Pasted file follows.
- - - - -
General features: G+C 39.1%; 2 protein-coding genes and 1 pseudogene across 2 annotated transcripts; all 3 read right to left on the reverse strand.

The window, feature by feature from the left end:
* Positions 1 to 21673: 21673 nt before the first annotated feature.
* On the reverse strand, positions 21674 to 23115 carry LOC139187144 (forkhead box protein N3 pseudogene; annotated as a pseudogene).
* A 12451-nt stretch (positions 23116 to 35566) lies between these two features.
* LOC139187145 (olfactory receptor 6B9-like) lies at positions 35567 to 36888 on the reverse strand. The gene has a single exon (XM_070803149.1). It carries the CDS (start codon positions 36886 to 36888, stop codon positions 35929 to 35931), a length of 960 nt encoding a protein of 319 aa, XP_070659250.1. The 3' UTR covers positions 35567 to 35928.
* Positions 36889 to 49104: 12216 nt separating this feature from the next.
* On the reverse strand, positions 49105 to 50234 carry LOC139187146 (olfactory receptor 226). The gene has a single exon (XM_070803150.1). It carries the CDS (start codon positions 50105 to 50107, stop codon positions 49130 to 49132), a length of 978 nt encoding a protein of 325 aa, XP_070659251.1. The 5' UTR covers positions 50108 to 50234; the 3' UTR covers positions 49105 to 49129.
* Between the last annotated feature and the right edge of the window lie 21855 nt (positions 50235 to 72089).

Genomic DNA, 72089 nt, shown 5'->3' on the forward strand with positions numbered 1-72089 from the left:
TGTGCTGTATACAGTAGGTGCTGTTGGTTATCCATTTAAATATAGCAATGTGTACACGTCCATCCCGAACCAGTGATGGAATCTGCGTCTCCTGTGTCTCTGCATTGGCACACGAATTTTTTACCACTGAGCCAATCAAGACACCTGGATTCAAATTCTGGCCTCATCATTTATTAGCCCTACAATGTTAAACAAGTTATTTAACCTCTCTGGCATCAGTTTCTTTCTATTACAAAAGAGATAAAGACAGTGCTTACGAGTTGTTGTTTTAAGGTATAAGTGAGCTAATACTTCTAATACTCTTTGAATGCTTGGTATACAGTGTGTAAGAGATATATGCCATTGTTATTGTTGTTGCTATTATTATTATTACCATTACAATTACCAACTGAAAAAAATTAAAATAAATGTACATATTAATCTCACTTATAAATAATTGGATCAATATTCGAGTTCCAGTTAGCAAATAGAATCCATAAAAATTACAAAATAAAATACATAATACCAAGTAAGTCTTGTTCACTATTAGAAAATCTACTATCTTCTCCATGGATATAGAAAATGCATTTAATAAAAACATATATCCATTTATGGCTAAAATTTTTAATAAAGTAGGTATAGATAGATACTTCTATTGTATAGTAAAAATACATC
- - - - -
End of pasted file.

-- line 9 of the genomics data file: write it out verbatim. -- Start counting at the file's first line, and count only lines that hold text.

* Between the last annotated feature and the right edge of the window lie 21855 nt (positions 50235 to 72089).